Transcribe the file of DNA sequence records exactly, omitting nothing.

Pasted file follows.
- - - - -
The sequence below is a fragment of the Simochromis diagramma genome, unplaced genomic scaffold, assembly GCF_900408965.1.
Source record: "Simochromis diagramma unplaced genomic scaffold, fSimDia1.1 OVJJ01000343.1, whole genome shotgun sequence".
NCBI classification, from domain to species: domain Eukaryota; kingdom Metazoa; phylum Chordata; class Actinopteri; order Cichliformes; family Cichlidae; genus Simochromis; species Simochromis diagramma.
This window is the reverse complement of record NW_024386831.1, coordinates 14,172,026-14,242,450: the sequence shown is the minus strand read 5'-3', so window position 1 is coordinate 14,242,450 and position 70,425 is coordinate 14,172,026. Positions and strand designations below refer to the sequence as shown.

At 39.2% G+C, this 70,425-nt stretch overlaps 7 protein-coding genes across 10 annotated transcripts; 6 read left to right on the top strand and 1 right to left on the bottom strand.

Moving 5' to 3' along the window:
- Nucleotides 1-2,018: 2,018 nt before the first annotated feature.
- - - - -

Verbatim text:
The sequence below is a fragment of the Simochromis diagramma genome, unplaced genomic scaffold, assembly GCF_900408965.1.
Source record: "Simochromis diagramma unplaced genomic scaffold, fSimDia1.1 OVJJ01000343.1, whole genome shotgun sequence".
NCBI classification, from domain to species: domain Eukaryota; kingdom Metazoa; phylum Chordata; class Actinopteri; order Cichliformes; family Cichlidae; genus Simochromis; species Simochromis diagramma.
This window is the reverse complement of record NW_024386831.1, coordinates 14,172,026-14,242,450: the sequence shown is the minus strand read 5'-3', so window position 1 is coordinate 14,242,450 and position 70,425 is coordinate 14,172,026. Positions and strand designations below refer to the sequence as shown.

At 39.2% G+C, this 70,425-nt stretch overlaps 7 protein-coding genes across 10 annotated transcripts; 6 read left to right on the top strand and 1 right to left on the bottom strand.

Moving 5' to 3' along the window:
- Nucleotides 1-2,018: 2,018 nt before the first annotated feature.